DeMarcus Cousins is often mentioned by Nuggets fans, since he previously played under Malone when he was the coach in Sacramento. But I’m more intrigued by Boogie’s old Kentucky teammate, John Wall. Most teams don’t need a point guard, since it’s one of the deepest positions in the league, and even if Wall were considered an upgrade, he might not be worth the assets it would require to get him. But the Nuggets are a team in need of one. Maybe that point guard is Mudiay, but he isn’t necessarily the answer at just 20 years old, and with shaky shooting and decision-making. Wall is the sure bet: a legitimate 20-plus-point-per-game scorer, a lightning bolt in the open floor, and a virtuoso navigating defenses.
Don’t be fooled by the Wizards’ dominant win over the depleted Celtics on Wednesday night. They are in shambles. Washington ranks bottom-10 in many important categories: defensive rating, net rating, assist percentage, assist-turnover ratio, and true shooting percentage. If this slide continues, maybe they should acquire a care package of youth and draft picks for their one true superstar?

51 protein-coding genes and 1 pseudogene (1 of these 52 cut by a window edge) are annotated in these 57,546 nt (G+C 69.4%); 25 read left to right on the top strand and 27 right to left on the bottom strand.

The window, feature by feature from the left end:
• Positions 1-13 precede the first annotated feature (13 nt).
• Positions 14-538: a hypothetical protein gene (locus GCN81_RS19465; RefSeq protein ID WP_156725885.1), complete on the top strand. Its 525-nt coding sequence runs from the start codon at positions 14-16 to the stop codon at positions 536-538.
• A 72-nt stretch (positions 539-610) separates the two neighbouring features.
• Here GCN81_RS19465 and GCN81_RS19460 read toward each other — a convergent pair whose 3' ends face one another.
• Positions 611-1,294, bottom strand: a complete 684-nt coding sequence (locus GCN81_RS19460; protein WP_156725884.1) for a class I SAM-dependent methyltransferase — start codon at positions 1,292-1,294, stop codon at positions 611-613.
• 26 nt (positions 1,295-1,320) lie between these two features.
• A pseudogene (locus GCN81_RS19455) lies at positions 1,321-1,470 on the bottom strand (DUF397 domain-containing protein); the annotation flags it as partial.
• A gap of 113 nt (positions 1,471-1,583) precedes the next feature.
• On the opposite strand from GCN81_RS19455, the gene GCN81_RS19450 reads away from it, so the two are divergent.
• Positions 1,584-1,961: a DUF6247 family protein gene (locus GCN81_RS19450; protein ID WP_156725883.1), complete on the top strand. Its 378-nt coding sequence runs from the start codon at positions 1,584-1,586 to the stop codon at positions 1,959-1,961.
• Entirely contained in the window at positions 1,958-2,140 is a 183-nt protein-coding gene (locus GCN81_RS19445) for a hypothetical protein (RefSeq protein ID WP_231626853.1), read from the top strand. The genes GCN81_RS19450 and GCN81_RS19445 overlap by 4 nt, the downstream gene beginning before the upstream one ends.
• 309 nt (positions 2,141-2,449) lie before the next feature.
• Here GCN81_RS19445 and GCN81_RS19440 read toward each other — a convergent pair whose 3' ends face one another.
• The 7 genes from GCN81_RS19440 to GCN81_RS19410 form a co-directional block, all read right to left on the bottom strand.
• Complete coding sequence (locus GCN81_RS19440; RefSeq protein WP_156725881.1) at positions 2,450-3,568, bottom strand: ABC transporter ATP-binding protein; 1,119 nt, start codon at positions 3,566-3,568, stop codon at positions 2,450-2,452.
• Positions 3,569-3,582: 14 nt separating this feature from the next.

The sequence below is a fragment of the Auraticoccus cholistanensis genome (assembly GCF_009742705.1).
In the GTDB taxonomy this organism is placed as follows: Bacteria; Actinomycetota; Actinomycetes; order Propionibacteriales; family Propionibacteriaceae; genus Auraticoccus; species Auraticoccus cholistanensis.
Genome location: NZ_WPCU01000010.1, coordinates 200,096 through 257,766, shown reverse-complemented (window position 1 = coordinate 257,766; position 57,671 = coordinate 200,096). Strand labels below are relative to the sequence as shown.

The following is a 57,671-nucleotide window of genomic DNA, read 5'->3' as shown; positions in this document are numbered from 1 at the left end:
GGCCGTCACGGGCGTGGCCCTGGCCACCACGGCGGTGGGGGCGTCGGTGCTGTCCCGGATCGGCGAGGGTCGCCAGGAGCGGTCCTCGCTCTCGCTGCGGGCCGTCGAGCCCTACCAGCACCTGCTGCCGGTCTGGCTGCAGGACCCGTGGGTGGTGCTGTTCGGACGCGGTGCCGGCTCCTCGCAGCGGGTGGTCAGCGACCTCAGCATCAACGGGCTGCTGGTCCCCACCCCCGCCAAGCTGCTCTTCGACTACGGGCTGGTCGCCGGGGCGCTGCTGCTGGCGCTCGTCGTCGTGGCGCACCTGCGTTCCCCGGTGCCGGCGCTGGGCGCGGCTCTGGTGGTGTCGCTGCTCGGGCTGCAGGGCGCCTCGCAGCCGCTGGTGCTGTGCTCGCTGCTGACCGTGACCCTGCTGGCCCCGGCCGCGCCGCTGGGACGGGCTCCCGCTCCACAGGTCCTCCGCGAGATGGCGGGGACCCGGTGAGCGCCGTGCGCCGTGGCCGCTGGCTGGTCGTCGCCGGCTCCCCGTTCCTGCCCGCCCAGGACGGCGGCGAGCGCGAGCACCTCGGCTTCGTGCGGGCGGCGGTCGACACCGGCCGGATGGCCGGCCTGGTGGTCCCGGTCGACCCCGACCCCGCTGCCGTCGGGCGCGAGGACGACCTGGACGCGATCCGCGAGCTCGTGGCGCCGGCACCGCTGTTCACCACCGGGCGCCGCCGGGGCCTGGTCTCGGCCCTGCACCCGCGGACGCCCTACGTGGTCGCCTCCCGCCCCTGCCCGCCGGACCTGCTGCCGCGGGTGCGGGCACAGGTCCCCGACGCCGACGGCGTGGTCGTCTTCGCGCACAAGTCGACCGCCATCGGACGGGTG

There have been absolutely no indications Wall can be had, but it’s at least plausible he could become available. Just to toss an idea out there: Maybe Mudiay, Nurkic, and both 2017 draft picks would be enticing for Washington. The Wiz would still have Otto Porter and Bradley Beal, with their own first-round pick, two high-to-mid first-rounders in a deep draft, and tons of young talent. Wall would join a team that has more talent than any he’s played on before, moving to a city that might actually put up a billboard with his face on it. The Nuggets would have their top-flight superstar who fits seamlessly next to their sharpshooting guards, and versatility at wing and forward.
You might think that the Nuggets shouldn’t even make that trade. Wall isn’t a perfect player, after all. That’s what makes their standing in the league so interesting: There are multiple paths to contention in sight.